Tuesday, June 26, 2007

CA 37th Congressional District

I have written about this race here, sharing observations about race and who "owns" which voters. Does the Democratic Party have the right to Latino votes? Black votes? Environmentalist votes? Does the Republican Party have a right to Christian votes? Business people's votes? Veteran's votes? Of course not! Those votes belong to the voters themselves, and we can, must, and will contend for those votes.

In an article at Congressional Quarterly, hidden behind the "Read more!" link, Rachel Kapochunas writes about the race, and the role ethnicity is supposed to be having in the election.
Ethnicity a Key Factor in Tuesday's California House Special Primary

By Rachel Kapochunas, CONGRESSIONAL QUARTERLY
Published: June 25, 2007

Tuesday’s special election primary for the vacant seat in California’s 37th Congressional District almost certainly will not be decisive: With 17 candidates all running on the same ballot, regardless of party, it is unlikely that any will achieve the majority vote needed to avoid an Aug. 21 runoff in the contest to succeed the late Democratic Rep. Juanita Millender-McDonald.

But the 37th District, where Hispanics and blacks combine to make up most of the population, is a Democratic stronghold, and the party’s hold on the seat looks secure. So even though the runoff, if applicable, will involve the top vote-getters in each party, the expected eight-week campaign will be a virtual formality for the candidate who wins the Democratic nomination Tuesday.

Those closely watching the brief but heated special election campaign think the winner of that coveted Democratic prize will be one of two politically seasoned legislators — state Sen. Jenny Oropeza and state Rep. Laura Richardson — who emerged at the top of the field shortly after Millender-McDonald died of cancer April 22.

Both Oropeza and Richardson boast long political resumes that include tenures representing Long Beach, the most populous city in the 37th District. Together, they’ve racked up most of the endorsements and fundraising dollars in the contest to succeed Millender-McDonald.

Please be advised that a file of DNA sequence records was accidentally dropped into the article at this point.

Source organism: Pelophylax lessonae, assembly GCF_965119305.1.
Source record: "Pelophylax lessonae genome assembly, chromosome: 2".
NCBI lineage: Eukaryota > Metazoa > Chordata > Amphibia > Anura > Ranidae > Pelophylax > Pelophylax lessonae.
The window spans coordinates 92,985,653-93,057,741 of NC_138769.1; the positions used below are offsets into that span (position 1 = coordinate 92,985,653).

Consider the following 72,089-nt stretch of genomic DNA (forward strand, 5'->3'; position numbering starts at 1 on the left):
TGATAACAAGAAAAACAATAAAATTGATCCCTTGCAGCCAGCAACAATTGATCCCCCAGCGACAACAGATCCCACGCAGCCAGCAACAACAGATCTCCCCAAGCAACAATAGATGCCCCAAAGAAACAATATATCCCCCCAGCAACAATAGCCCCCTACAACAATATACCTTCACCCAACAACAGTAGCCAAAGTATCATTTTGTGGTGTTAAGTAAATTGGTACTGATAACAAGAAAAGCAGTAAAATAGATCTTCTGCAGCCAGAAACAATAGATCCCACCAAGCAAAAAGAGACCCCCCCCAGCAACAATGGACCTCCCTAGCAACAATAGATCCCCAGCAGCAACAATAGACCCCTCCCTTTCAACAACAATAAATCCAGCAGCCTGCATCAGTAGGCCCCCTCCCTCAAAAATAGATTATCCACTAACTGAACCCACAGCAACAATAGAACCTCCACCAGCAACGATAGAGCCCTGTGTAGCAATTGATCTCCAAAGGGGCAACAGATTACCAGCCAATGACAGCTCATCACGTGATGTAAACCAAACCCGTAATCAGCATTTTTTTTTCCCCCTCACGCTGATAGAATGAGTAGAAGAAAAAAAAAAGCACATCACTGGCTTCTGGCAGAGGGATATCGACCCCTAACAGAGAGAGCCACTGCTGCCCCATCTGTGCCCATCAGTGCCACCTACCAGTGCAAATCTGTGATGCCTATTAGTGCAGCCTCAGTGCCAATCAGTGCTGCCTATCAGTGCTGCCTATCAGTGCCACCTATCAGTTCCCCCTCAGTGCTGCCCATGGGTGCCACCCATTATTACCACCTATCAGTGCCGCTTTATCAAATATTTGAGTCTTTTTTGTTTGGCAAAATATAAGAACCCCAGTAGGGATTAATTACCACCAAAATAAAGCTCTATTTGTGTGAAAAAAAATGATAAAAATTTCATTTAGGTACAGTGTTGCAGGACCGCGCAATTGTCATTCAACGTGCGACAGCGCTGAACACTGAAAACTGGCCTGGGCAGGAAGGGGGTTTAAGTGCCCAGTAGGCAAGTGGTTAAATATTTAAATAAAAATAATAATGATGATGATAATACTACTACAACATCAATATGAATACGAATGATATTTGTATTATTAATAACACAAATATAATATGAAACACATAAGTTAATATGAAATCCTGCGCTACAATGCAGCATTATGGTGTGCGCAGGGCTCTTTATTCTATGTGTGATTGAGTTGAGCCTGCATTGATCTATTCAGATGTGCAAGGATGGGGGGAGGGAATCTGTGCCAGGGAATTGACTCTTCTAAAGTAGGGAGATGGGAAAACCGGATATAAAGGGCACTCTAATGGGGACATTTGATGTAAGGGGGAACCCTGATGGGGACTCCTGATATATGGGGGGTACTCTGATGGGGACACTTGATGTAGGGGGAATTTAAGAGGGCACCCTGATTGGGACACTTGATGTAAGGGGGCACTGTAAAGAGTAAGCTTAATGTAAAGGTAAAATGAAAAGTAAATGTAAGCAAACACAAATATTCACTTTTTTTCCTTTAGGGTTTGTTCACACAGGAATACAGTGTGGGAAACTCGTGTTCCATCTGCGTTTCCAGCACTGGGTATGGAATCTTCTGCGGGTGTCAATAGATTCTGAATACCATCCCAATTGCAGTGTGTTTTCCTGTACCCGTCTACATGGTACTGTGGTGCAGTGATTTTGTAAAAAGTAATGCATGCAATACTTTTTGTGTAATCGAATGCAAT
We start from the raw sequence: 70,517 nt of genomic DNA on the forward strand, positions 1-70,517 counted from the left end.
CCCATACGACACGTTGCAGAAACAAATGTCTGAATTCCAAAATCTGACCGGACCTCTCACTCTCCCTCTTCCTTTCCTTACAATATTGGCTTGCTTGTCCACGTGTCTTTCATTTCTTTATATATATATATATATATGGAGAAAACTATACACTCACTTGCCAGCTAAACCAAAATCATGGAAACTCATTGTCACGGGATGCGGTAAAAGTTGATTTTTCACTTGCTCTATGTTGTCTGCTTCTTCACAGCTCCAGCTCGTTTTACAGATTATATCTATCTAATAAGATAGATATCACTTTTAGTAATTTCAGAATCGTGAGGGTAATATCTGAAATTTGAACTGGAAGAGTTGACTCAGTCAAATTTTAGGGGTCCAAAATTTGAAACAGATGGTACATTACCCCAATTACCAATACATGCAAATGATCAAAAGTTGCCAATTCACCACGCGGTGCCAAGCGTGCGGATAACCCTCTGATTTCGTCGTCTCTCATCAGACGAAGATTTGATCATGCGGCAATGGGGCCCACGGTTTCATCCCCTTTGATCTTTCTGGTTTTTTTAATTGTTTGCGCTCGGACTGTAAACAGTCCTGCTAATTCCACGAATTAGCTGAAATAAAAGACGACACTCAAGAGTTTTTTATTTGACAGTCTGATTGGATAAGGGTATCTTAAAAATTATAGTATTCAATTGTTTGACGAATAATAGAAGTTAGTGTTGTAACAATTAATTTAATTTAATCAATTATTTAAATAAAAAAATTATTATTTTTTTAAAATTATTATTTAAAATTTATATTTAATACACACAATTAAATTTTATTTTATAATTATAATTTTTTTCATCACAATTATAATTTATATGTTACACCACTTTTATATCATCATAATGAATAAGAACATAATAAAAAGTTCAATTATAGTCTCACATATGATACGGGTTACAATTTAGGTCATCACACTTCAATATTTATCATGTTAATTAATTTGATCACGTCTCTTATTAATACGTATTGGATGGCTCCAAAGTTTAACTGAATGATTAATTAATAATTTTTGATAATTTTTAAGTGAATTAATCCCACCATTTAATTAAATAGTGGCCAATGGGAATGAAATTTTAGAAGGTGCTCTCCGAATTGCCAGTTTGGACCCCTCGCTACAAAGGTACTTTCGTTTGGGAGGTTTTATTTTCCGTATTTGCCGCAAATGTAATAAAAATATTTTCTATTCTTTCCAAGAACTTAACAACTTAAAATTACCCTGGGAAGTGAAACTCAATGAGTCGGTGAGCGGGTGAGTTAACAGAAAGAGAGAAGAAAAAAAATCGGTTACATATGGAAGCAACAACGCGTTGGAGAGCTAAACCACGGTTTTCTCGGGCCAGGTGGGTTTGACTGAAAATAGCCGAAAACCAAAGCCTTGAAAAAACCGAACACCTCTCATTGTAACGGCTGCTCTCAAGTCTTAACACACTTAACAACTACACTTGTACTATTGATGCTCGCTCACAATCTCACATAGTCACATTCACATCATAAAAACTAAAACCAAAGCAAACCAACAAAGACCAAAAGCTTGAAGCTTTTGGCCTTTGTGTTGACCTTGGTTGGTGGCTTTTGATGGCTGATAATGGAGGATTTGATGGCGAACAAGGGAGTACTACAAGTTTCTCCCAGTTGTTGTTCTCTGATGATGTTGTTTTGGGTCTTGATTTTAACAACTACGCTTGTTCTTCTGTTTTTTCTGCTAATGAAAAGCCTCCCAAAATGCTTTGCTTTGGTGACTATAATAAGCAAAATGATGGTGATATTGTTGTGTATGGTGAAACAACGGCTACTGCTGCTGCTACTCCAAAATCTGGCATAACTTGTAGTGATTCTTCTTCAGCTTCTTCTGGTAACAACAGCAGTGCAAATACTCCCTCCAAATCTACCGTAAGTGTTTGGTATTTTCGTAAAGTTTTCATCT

The primary will define the state of political demographics in a district where Hispanics make up more than two-fifths of the population, but typically have had less voting clout than the African-Americans who make up about a quarter of the district. Oropeza is Hispanic; Richardson is African-American, as was Millender-McDonald.

Millender-McDonald was one of four black House members, all Democrats, from California; some activists and lawmakers have expressed a desire to maintain black representation for the district. The state Black Legislative Caucus resoundingly supported Richardson in early May, stating that she was the “right person for the job.”

But Oropeza has received support from the Latino community, as well as the official endorsement of the state Democratic Party organization.

Democratic members of Congress also have exerted their influence in this race. Members of the Congressional Hispanic Caucus (CHC) contributed to Oropeza’s campaign, while Congressional Black Caucus (CBC) members donated to Richardson’s campaign.

But Richardson was not the only recipient of CBC money. Millender-McDonald’s daughter, political novice Valerie McDonald, also found support from inside Congress. She has the strong support of Democratic Rep. Diane Watson of the neighboring 33rd District and endorsements from some other House members.